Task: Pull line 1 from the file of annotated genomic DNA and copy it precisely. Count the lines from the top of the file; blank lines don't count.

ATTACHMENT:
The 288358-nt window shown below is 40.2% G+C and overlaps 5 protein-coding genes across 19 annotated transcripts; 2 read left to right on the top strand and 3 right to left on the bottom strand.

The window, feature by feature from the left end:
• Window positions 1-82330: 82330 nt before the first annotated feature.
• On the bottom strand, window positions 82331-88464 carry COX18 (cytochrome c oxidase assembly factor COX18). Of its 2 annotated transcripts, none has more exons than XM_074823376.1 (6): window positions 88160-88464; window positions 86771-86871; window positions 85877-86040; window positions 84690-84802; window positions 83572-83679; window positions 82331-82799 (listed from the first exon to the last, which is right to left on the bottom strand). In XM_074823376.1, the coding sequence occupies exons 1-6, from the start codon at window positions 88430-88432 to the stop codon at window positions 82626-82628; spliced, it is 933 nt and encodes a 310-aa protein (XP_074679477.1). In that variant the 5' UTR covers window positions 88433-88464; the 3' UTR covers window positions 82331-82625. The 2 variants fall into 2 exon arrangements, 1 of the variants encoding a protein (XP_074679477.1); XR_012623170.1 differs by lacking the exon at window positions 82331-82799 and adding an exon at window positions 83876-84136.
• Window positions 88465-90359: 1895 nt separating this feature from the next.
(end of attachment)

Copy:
The 288358-nt window shown below is 40.2% G+C and overlaps 5 protein-coding genes across 19 annotated transcripts; 2 read left to right on the top strand and 3 right to left on the bottom strand.